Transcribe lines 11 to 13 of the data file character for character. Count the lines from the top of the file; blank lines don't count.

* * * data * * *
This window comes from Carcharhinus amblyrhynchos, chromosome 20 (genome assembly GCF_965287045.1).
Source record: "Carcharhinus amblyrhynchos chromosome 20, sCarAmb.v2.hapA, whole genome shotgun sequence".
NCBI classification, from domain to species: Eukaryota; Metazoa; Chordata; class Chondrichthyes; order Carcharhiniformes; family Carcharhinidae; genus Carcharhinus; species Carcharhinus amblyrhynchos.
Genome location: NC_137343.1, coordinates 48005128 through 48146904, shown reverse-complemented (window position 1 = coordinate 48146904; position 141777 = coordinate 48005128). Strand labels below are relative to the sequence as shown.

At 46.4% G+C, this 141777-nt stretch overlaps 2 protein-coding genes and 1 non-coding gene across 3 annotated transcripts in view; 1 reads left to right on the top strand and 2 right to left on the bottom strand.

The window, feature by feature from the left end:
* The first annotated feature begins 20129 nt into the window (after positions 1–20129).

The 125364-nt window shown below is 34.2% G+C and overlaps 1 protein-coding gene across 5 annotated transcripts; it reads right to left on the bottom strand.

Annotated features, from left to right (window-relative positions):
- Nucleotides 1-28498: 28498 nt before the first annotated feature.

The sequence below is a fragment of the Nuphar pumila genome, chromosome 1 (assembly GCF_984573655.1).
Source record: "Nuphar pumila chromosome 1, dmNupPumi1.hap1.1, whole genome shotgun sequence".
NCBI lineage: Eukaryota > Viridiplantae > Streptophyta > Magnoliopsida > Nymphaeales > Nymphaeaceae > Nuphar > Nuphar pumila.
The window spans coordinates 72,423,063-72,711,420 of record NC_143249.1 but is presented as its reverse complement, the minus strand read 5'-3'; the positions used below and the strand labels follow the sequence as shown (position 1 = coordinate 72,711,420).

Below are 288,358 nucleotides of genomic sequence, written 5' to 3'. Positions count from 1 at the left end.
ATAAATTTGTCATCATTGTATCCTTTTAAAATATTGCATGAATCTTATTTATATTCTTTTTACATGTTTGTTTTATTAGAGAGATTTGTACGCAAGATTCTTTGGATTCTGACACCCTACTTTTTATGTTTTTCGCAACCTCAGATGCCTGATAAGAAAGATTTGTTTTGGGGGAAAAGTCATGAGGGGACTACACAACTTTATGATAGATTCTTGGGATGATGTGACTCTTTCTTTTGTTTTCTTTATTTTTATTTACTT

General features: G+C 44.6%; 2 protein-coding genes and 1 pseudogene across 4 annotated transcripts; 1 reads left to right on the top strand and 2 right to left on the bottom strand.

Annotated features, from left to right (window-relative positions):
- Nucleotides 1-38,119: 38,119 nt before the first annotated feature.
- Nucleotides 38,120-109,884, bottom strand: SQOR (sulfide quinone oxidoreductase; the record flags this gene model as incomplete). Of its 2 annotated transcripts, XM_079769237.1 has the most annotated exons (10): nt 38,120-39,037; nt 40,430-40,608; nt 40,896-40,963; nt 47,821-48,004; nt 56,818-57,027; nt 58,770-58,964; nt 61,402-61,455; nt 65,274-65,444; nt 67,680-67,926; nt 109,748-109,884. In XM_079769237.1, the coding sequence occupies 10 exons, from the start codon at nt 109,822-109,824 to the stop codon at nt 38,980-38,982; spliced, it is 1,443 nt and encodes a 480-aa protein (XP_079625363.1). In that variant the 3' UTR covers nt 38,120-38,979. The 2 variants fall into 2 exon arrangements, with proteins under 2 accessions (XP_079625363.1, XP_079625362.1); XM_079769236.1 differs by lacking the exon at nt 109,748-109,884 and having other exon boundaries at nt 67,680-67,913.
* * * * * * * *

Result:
The sequence below is a fragment of the Nuphar pumila genome, chromosome 1 (assembly GCF_984573655.1).
Source record: "Nuphar pumila chromosome 1, dmNupPumi1.hap1.1, whole genome shotgun sequence".
NCBI lineage: Eukaryota > Viridiplantae > Streptophyta > Magnoliopsida > Nymphaeales > Nymphaeaceae > Nuphar > Nuphar pumila.